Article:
a team and the organization is constantly in flux.
The other reason was to make sure that we were headed down the right path, that these
process changes were actually making an impact. So about 12 months in, I was feeling good.
I had started to scale the product development. I had started to scale the process. And it
was time to turn my attention to scaling people issues. And I’ve been pretty fortunate to
be on teams where the people have been fantastic. You know, I’ve never really had a situation
where I couldn’t work through it. I have had to fire some people, but in general, overall,
people have been pretty competent and they have, you know, been there to help me as I’ve
made transitions. And in particular, when I first transitioned,
I had two engineers. Let’s call them Sam and Dakota, they were the best of buds, maybe
there are some people on your team that are like this. You know, they loved getting coffee
together, they loved paired programming and even when they weren’t at work, they would
go to hackathons on the weekend or just do fun stuff together. So I knew that they were
like this dynamic duo, and I was really surprised one day when I walked in and I saw that they
were seated on the opposite sides of the room. Or standing sometimes.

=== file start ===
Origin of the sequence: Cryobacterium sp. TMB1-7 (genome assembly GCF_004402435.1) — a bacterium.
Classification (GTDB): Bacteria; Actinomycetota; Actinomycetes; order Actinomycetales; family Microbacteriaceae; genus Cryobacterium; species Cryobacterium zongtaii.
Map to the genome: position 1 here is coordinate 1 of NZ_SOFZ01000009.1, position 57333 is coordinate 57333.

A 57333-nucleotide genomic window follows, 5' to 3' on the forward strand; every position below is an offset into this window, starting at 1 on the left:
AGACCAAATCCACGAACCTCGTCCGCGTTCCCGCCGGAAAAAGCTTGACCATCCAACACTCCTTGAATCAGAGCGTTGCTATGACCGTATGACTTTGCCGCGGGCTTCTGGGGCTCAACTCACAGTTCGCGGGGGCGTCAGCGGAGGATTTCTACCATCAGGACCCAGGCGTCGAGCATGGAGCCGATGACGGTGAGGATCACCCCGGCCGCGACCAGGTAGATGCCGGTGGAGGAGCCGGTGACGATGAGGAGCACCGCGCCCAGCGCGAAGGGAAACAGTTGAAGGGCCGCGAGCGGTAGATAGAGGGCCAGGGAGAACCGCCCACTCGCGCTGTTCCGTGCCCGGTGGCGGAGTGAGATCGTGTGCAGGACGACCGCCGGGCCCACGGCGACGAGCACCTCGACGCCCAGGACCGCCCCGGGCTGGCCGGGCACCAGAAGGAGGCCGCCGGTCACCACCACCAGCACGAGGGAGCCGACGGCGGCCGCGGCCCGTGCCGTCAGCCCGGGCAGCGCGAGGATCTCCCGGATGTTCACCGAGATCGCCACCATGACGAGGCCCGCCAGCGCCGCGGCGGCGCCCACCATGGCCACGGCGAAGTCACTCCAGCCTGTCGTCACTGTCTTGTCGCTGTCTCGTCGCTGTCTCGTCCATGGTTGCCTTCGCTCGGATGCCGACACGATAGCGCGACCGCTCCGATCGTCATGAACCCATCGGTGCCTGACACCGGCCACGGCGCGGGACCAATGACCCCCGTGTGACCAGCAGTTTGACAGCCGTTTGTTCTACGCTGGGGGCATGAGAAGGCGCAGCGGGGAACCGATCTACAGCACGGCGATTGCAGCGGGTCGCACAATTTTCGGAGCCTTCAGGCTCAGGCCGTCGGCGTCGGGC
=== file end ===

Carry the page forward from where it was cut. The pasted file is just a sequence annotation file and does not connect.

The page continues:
I didn’t know what was going on. So I thought, you know, I’ll just let them come to me, I’ll
set up my machine, I’ll get my day started and soon enough, Sam approached me and ask
to go into a conference room. So we took a conference room, and Sam proceeded to explain
what had happened. There had been a nasty customer bug, and Sam
had come up with a solution, had asked Dakota to code review it and after Dakota had code
reviewed t sort of dismissed Sam, said that the solution wasn’t robust enough, and came
up with a different solution and wanted to deploy the solution. Well, Sam was pretty
irate at Dakota’s behavior and told me that I needed to fire Dakota.
[laughter] And I took it under guidance and said, all
right, I’m happy to hear your side of the story, let me go and find out what happened
with Dakota and I said I would get back to Sam.
So what do you think happened next? Heh-heh-heh-heh I walked out of the conference room and of
course, Dakota had been watching what happened because we have glass doors and windows.
And Dakota asked to speak to me, as well. So I took Dakota into another conference room,